The dirty war between Israeli UAS manufacturers

As if there was a need for further proof that the “UAS wars” between  Israeli manufacturers have long crossed the line, another example surfaced in recent weeks.

This dirty war has been going on for years, with the ministry of defence helpless to stop it.

The recent incident involves a tender made by the Polish ministry of defence for the purchase of UAS. As always Israel Aerospace Industries (IAI) and Elbit Systems rushed to Poland with very detailed proposals

According to the Polish press, the Polish Deputy Defence Minister General Waldemar Skrzypczak supposedly preferred Elbit’s Hermes 450 UAS over IAI’s Heron 1. The deputy minister lost his security clearance after he allegedly promoted Elbit as a “sole source”, in spite of the fact that the competition with IAI was still ongoing.

The deputy minister paid the price, but he can be considered a “second tier” casualty.

The first casualty is the Israeli aerospace industry. There have been too many shady incidents in recent years, and all were connected to UAS deals.

The defence ministry, despite its various oversight divisions, can’t keep things in order.

In the past there have been several cases where the war between IAI and Elbit over UAS sales caused millions of dollars’ worth of damages. The most severe incident was connected to a large deal negotiated in Colombia. The war between the two companies became, according to some sources, extremely tense, and the Colombian authorities put the tender on ice.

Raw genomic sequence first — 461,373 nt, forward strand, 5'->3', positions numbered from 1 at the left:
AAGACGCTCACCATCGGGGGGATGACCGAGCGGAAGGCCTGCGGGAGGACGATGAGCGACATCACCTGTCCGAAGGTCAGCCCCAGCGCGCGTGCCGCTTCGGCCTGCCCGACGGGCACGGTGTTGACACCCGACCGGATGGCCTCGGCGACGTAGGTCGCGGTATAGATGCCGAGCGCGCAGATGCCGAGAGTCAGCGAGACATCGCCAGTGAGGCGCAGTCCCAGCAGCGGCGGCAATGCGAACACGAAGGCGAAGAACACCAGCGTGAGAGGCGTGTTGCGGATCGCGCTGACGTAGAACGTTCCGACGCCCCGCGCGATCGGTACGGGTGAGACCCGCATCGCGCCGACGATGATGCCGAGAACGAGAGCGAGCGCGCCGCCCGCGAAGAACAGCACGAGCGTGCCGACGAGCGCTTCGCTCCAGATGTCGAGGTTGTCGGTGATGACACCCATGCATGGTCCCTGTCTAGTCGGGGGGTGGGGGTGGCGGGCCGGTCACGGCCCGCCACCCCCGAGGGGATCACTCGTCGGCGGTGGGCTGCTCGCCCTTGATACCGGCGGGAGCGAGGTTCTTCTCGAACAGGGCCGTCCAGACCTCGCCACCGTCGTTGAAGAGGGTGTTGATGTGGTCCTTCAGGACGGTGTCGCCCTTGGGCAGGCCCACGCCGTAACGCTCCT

Only after another round of negotiations and numerous visits of top defence ministry officials in Colombia did Elbit clinch the contract.

The situation is causing incidents that do not help the industry. In recent weeks two IAI employees driving in the Golan Heights were seen photographing an Elbit UAS test flight. This “horrible” act of industrial espionage served to add fuel to the fire. IAI was forced to apologise, although anyone in the area could have recorded the test flight as well.

The situation has reached and crossed a line with no real effort to stop the deterioration.

The fear is that potential clients will try to avoid these embarrassing situations and bypass Israel as a source for advanced UAS. Not every country needs combat-proven Israeli-made systems.

So at this point, there is no sign that a “responsible adult” will try to put an end to this dirty, damaging war. The results will be reflected in the annual financial reports of the companies involved.

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